Nicholas Dames, coeditor of the new Rereadings series from Columbia University Press, would like to counter the notion that academic presses don’t publish appealing writing: “There’s a wealth of great academic writers who get shut out because of default suspicion about academics and scholars as writers.”

In fact, those who lack the time, resources, or inclination to matriculate can look to Columbia and other university presses for quick, immersive takes on various collegiate subjects intended to engage as well as educate.

For the Rereadings series, contributors revisit personally meaningful, post-1970s novels. Inspired by Bloomsbury’s 33 1/3 series, in which writers each obsess over a single album, Rereadings—which also reboots the Columbia Essays on Modern Writers series of the 1960s and ’70s—launched in January with Vineland Reread by University of Illinois English professor Peter Coviello; PW’s review called it an “astute and passionate analysis” of what’s often considered a lesser Thomas Pynchon work.

February brings A Visit from the Goon Squad Reread, in which Ivan Kreilkamp, an Indiana University English professor who has published pop-music criticism in Rolling Stone, the Village Voice, and elsewhere, delves into Jennifer Egan’s 2011 Pulitzer Prize–winning novel. Rereadings coeditor Jenny M. Davidson says readers unfamiliar with the original books can approach series installments as they would Fever Pitch by Nick Hornby or Geoff Dyer’s Out of Sheer Rage—more heavily reliant on an author’s obsession than the object of said obsession.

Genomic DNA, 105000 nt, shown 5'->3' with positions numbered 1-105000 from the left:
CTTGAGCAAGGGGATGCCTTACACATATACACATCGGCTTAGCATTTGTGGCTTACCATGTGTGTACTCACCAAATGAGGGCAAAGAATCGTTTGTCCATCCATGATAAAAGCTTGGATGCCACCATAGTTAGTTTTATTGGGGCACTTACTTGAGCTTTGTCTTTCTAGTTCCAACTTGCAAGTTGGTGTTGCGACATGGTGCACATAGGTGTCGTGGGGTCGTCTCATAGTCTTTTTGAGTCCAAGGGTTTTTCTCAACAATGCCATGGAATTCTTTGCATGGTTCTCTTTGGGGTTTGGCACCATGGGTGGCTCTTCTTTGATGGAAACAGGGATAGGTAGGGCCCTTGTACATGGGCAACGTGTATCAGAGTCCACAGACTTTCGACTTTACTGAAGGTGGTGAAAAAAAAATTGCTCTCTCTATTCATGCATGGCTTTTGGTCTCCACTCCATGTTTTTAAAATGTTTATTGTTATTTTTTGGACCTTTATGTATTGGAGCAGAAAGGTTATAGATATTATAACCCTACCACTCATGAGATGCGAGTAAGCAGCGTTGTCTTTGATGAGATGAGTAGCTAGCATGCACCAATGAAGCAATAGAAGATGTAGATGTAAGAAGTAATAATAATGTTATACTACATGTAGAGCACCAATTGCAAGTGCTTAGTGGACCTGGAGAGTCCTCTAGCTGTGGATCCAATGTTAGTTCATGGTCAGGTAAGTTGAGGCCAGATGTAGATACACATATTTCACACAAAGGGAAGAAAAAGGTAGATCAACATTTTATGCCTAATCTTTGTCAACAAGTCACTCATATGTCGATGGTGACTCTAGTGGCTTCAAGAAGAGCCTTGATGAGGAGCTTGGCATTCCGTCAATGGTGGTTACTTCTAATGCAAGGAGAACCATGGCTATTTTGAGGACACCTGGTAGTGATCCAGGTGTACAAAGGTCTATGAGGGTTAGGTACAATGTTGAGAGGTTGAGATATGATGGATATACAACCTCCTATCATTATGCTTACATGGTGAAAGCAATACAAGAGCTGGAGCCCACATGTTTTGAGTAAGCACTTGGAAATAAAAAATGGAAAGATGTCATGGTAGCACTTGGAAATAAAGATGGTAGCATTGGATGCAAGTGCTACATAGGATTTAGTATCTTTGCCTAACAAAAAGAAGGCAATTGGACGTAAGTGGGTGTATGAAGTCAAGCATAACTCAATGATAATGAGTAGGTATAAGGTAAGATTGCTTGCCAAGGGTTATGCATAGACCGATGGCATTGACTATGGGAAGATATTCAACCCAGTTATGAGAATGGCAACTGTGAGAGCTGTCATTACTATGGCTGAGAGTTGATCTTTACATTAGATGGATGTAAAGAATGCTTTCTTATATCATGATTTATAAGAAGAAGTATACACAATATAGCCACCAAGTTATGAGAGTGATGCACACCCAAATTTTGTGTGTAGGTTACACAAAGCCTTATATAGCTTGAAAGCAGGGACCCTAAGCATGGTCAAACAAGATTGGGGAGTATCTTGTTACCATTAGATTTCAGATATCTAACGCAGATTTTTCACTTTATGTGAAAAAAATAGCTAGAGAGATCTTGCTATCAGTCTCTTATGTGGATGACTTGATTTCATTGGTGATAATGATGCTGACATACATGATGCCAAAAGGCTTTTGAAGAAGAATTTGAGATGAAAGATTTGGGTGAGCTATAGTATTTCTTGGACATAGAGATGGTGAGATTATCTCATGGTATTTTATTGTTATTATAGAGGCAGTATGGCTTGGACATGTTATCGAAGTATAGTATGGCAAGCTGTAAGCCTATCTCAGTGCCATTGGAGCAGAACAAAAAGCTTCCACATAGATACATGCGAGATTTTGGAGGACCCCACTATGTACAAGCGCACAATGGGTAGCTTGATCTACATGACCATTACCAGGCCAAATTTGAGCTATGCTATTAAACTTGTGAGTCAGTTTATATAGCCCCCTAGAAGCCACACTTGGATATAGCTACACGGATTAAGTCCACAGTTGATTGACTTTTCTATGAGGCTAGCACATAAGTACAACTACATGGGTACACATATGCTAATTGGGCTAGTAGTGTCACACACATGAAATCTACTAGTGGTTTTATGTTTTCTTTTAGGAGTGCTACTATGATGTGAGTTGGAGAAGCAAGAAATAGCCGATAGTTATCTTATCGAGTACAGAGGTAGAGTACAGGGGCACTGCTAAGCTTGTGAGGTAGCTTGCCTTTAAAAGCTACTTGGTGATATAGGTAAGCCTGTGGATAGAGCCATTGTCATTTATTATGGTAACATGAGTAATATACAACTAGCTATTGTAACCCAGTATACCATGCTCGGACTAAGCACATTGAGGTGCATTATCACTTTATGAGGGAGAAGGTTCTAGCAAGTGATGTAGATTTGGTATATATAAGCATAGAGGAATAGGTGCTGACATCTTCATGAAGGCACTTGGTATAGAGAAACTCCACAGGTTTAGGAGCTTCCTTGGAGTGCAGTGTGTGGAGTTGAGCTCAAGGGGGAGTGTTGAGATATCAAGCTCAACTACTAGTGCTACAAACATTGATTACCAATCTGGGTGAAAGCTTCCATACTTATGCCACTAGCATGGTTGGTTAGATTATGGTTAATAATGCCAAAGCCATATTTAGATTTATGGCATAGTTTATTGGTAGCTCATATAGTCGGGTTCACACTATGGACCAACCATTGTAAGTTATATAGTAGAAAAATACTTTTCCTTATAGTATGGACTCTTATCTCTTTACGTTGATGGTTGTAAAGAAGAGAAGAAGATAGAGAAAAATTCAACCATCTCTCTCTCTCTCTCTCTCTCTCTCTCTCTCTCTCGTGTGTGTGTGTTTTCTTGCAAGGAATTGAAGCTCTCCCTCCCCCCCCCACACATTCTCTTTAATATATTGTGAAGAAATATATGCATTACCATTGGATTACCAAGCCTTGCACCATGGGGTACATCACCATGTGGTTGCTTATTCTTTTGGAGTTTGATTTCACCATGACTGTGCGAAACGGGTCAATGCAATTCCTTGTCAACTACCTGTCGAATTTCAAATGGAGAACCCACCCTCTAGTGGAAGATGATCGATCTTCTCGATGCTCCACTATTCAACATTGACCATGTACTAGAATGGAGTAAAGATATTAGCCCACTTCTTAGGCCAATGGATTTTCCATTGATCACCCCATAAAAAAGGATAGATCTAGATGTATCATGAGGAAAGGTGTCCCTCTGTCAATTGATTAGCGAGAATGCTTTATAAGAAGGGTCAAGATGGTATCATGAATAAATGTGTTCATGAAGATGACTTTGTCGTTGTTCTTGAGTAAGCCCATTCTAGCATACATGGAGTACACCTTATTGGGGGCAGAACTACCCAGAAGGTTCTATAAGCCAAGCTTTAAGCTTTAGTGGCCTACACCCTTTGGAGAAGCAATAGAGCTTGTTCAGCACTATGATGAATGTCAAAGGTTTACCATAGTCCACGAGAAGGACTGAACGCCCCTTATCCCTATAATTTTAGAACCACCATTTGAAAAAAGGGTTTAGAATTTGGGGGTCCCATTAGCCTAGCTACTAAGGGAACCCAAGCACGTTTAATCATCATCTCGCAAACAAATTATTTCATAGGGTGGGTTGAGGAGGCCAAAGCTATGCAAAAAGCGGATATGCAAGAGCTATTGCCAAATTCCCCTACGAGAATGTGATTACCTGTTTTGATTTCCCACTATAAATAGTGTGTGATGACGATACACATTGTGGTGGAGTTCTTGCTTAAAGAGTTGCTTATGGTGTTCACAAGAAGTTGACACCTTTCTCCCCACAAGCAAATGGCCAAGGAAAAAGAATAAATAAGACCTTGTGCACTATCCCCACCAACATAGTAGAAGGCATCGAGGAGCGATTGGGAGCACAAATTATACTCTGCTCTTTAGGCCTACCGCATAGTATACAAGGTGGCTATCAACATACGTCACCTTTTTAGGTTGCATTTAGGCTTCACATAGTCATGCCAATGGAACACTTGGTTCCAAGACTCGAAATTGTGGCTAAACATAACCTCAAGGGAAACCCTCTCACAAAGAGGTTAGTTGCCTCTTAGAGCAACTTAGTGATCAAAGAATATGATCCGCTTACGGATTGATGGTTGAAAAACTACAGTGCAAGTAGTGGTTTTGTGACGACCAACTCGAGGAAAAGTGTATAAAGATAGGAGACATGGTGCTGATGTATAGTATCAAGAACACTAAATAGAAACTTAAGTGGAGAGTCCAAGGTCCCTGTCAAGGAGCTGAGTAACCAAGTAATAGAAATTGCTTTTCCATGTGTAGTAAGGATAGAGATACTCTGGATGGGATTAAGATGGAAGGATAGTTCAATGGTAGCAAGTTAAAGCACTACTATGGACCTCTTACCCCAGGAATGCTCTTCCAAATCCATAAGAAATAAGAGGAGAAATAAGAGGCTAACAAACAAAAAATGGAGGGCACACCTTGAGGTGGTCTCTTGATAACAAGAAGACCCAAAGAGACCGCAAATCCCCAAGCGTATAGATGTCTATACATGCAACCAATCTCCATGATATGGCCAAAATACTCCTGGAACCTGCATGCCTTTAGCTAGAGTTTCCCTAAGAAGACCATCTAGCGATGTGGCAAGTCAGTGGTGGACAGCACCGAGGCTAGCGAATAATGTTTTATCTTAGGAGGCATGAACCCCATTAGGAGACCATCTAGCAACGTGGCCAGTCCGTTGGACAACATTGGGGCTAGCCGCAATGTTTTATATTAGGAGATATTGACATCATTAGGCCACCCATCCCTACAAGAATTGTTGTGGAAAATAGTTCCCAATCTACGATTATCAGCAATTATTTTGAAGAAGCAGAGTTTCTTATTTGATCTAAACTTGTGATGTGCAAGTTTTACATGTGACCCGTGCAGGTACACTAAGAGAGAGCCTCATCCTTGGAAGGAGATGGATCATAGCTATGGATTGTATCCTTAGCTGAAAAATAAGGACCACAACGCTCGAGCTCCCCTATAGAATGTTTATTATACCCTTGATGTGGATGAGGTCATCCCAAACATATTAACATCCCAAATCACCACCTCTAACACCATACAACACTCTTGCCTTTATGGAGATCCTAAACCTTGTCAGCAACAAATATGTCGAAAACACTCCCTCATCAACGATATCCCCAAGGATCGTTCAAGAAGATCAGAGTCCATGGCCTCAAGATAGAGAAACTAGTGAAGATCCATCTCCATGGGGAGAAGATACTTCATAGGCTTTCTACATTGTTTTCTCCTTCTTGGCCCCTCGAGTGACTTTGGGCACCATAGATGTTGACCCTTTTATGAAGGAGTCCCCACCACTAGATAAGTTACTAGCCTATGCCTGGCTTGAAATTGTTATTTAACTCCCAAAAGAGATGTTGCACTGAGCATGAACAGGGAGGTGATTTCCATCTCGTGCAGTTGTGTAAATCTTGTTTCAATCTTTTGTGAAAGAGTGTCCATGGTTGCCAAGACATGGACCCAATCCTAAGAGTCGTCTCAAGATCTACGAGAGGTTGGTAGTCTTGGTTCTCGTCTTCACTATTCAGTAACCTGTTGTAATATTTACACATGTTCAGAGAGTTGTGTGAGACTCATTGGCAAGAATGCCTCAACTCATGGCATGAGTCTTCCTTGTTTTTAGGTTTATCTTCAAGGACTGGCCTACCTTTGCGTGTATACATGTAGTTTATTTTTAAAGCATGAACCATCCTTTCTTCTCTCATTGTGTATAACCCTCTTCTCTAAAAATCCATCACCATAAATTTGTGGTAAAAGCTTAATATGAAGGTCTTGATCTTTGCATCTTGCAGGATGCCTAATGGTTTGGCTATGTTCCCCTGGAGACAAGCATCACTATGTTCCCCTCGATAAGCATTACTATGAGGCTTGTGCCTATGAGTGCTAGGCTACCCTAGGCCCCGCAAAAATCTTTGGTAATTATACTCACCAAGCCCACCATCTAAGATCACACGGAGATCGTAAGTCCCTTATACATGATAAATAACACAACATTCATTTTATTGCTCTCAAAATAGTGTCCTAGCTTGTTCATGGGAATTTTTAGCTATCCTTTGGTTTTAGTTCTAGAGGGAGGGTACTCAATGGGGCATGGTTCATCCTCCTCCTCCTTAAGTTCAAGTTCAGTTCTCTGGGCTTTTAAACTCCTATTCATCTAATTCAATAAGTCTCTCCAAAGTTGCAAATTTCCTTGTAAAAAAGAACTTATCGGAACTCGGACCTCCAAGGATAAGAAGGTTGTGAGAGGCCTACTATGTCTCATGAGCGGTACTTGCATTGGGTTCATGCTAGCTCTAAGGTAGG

Avidly Reads, which NYU Press and online magazine Avidly launched in 2019, similarly centers on what its website calls the authors’ “emotional relationship to a cultural artifact or experience.” Titles top out at under 200 pages and include the forthcoming Avidly Reads: Passages (Feb.) by Michelle D. Commander, an associate director and curator at the Schomburg Center for Research in Black Culture in New York. She uses four modes of transportation—slave ship, train, bus, and car—and her personal experience to explore the question, “What is the value of Black life in America?” Avidly Reads: Guilty Pleasures by Arielle Zibrak, associate professor of English and gender and women’s studies at the University of Wyoming, follows in May and ponders so-called women’s culture, including teen magazines and rom-coms.

In contrast with the newer series, Oxford University Press’s Very Short Introductions is 25 years old and comprises almost 700 titles to date, including forthcoming hardcovers focused on Black history that eventually will be repackaged as paperbacks in the series. The Movement (Jan.) by Thomas C. Holt, professor emeritus of African American history at the University of Chicago, is a “concise and edifying account,” PW’s review said, that “casts the civil rights struggle in a new light.” Holt says the book draws on the stories of ordinary people to reveal principal motivations that sparked the civil rights movement.

The Cause of Freedom (Feb.) by Jonathan Scott Holloway, historian and Rutgers University president, surveys African American history from 1619 Jamestown through the Black Lives Matter movement. Distilling the African American experience to 160 pages “seemed daunting at first,” he says. “But I could not pass up the chance to offer perspective on what has so often been left out of the grand American narrative.”

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